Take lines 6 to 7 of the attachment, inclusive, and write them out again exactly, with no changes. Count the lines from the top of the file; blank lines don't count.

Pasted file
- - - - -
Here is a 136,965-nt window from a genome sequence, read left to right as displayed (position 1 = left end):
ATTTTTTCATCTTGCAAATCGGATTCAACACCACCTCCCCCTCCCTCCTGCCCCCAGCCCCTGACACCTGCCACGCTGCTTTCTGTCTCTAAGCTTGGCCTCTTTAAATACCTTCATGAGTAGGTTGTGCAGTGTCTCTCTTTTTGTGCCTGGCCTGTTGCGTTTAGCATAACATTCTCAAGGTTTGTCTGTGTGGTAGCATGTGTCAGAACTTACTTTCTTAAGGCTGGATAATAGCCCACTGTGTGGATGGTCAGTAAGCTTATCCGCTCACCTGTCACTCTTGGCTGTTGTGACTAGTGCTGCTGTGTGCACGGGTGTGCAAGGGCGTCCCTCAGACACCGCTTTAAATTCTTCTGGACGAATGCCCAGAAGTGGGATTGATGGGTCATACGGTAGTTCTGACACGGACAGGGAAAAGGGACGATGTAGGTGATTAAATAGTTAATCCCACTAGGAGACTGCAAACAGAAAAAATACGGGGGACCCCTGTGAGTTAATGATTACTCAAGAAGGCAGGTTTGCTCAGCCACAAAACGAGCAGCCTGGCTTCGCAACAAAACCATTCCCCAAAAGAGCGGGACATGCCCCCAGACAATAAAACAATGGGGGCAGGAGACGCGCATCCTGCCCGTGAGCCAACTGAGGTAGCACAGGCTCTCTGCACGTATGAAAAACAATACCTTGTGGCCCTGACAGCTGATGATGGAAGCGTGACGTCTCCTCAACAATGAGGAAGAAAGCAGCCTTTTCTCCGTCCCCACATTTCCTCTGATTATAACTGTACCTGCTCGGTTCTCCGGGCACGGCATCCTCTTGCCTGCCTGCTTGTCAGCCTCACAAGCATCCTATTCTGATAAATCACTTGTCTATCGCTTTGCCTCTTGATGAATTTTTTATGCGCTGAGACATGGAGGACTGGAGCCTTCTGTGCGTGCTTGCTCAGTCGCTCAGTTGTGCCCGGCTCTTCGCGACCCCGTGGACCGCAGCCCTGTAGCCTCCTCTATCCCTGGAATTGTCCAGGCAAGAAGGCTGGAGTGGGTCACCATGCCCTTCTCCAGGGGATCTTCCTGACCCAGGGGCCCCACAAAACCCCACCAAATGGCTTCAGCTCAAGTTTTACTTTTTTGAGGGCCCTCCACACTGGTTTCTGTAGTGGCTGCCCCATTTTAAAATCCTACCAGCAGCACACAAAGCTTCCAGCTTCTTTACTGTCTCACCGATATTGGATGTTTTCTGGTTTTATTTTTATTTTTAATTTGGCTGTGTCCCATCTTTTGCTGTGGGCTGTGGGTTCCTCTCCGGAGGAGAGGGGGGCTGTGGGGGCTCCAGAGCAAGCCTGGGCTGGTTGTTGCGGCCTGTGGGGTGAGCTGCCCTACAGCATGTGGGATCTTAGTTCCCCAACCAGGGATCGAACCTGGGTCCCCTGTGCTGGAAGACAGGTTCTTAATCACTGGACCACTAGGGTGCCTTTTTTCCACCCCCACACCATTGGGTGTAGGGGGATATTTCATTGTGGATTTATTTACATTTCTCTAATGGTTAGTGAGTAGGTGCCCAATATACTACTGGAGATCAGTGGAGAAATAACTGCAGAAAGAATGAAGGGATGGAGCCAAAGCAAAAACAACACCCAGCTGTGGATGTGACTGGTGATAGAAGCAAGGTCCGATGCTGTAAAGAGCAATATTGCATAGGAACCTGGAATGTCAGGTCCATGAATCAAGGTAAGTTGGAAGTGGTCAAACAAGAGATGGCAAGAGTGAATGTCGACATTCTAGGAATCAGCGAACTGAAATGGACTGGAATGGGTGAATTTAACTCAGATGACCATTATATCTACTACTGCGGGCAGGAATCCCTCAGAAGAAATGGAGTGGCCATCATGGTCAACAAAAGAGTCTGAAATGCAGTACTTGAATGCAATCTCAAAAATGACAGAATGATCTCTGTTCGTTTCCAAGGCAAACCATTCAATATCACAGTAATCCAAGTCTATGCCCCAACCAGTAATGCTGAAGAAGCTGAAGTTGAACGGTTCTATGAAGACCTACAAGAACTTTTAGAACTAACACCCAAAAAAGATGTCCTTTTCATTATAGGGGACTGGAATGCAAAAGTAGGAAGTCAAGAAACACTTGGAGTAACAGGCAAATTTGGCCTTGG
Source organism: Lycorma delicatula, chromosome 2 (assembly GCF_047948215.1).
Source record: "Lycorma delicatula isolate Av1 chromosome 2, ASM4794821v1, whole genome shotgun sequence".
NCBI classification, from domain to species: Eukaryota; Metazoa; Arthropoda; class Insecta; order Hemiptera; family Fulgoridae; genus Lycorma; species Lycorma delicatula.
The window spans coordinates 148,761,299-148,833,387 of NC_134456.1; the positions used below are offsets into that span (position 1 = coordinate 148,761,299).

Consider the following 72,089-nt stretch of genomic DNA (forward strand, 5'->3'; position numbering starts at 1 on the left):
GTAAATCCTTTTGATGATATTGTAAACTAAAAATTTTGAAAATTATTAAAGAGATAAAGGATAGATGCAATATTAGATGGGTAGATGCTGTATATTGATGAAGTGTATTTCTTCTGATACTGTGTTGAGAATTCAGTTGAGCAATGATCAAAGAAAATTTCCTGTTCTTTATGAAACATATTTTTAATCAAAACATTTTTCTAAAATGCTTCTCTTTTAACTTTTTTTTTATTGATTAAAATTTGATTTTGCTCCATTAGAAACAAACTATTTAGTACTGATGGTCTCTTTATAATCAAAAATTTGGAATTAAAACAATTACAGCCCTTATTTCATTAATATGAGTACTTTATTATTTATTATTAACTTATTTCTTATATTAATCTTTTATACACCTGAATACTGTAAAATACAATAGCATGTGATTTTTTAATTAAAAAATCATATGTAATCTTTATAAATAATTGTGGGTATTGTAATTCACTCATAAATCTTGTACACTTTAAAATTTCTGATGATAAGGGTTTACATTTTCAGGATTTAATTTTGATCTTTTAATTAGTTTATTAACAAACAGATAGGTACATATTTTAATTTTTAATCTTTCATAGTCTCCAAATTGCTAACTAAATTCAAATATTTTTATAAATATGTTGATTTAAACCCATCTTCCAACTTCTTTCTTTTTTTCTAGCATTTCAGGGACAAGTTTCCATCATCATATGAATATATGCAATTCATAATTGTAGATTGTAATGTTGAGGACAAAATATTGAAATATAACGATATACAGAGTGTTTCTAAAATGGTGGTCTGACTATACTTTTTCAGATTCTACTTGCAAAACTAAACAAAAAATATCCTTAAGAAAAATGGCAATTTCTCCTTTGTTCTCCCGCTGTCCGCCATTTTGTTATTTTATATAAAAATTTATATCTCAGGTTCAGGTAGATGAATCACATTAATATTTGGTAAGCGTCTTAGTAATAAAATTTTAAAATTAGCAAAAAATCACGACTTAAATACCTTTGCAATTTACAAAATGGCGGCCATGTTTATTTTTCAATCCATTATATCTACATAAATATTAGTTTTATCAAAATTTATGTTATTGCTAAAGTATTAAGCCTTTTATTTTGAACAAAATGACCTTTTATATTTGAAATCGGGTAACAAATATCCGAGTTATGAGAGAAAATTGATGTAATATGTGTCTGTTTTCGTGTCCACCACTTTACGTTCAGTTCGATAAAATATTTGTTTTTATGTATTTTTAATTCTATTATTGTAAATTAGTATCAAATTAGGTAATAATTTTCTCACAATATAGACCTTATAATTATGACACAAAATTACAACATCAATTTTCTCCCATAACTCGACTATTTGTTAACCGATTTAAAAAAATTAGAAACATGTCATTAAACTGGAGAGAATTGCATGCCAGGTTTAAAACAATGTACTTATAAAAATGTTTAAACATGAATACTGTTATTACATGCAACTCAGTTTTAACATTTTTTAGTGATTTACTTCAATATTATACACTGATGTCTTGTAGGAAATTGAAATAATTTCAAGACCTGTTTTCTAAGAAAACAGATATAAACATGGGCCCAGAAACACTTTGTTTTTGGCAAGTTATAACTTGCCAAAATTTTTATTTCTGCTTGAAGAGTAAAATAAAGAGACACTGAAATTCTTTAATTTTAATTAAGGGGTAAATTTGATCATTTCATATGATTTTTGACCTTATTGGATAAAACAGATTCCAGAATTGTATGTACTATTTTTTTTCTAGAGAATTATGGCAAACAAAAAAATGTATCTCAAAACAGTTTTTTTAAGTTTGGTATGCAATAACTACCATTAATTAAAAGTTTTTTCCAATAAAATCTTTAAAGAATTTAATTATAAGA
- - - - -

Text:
The window spans coordinates 148,761,299-148,833,387 of NC_134456.1; the positions used below are offsets into that span (position 1 = coordinate 148,761,299).

Consider the following 72,089-nt stretch of genomic DNA (forward strand, 5'->3'; position numbering starts at 1 on the left):